An allergy is an adverse reaction that the body has to a particular food or substance in the environment. Most substances that cause allergies are not harmful and have no effect on people who are not allergic.
The severity of allergies varies from person to person and can range from minor irritation to anaphylaxis — a potentially life-threatening emergency.
Red watering eyes
Runny nose, sneezing, obstruction, itching
Shortness of breath, wheezing
Food borne allergies:
Abdominal pain, bloating
Skin rashes, hives, angioedema
An allergy develops when the body’s immune system reacts to an allergen as though it is a threat, like an infection. It produces antibodies to fight off the allergen, in a reaction called the "immune response".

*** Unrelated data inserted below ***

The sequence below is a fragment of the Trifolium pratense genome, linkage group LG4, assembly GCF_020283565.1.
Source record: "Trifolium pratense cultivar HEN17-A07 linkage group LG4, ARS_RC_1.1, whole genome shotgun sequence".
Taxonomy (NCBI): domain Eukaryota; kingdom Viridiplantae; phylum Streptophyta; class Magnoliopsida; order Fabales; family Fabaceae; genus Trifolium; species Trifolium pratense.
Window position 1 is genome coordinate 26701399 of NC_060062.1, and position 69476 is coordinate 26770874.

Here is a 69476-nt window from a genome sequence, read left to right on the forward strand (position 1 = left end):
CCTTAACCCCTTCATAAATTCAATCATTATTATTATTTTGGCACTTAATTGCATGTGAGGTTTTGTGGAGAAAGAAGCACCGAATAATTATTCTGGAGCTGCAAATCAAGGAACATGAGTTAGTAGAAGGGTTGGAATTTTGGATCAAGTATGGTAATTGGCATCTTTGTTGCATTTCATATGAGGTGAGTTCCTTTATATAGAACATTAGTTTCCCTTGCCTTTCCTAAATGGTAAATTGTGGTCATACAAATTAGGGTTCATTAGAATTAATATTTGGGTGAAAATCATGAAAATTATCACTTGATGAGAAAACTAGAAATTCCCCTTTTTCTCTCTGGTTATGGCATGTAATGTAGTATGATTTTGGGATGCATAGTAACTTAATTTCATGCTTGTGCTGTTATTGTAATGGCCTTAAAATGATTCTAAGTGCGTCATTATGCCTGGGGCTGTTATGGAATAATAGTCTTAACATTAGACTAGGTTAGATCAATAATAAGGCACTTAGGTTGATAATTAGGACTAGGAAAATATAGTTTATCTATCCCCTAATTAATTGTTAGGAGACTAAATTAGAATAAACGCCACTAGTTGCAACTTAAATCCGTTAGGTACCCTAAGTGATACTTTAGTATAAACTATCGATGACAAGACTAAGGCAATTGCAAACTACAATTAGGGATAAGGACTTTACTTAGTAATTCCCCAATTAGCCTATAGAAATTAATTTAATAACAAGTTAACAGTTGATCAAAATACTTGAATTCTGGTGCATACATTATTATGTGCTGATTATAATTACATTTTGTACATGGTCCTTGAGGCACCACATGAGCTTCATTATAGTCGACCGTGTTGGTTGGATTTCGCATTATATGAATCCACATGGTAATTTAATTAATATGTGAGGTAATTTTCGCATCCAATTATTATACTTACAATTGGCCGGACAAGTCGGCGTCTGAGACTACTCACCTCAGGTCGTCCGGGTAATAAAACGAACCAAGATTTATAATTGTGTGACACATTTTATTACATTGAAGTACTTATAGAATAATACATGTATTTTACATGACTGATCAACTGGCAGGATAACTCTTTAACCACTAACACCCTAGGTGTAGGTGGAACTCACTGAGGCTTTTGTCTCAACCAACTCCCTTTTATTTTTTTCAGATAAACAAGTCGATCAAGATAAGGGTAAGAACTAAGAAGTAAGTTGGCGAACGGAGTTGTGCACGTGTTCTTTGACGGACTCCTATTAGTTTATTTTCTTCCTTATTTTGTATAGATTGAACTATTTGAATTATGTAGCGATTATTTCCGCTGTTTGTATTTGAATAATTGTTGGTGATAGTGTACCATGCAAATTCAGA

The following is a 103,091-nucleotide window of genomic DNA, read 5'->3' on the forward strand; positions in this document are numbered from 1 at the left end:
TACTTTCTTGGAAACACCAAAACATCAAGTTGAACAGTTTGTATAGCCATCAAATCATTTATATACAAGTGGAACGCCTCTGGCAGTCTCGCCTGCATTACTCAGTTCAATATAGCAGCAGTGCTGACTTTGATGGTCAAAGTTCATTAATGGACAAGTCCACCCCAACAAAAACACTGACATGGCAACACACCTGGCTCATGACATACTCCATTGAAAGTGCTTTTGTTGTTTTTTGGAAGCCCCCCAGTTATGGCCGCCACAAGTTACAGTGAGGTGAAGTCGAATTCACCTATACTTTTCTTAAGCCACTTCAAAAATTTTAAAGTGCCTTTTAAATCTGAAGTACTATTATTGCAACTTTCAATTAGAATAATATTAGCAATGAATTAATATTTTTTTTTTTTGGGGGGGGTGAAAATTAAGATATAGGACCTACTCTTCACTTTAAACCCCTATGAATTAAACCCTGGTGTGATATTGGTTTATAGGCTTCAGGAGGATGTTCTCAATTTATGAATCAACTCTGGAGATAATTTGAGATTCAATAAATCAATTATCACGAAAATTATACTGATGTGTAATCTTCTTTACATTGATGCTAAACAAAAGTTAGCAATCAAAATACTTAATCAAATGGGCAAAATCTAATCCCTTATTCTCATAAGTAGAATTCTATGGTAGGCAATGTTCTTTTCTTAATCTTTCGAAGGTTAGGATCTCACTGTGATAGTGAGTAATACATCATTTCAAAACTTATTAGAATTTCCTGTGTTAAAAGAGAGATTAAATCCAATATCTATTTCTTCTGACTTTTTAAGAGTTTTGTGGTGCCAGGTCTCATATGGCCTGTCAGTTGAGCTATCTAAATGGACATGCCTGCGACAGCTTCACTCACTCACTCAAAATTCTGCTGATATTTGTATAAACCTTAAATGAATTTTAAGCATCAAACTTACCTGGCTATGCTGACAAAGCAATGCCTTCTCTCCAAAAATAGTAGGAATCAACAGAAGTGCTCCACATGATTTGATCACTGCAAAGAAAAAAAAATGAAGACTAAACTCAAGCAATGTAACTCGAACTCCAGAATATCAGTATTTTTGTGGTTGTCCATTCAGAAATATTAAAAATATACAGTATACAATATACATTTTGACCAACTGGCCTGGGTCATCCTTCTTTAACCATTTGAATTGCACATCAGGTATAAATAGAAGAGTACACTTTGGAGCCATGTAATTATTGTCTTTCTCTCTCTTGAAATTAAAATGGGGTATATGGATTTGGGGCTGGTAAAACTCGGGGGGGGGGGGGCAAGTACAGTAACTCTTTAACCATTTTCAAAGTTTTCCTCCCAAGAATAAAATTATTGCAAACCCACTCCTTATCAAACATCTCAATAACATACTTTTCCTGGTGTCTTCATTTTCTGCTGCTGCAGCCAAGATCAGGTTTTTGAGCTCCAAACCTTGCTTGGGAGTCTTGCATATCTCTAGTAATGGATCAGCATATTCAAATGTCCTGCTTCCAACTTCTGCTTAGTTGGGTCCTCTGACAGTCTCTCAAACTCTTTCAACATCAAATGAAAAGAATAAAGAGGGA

The next time a person comes into contact with the allergen, the body "remembers" the previous exposure and produces more of the antibodies. This causes the release of chemicals in the body that lead to an allergic reaction.
Food: shellfish, peanut, strawberries
Insect stings: bee, wasp
Drugs: penicillin, antiepileptics
Skin prick test, patch test
Blood: serum IgE level, RAST
Allergen challenge test
Avoid exposure to known allergens
Avoid such foods
Change of town for seasonal hay fever
Regular dusting of carpet, use of light furniture
Use of medical bracelet
Children are more prone
Recurrent sinusitis, pneumonia, ear infections
Antiallergics: Over the counter drugs like cetirizine fexofenadine can be used
Anaphylaxis: treated with epinephrine (epipens should be carried at all times)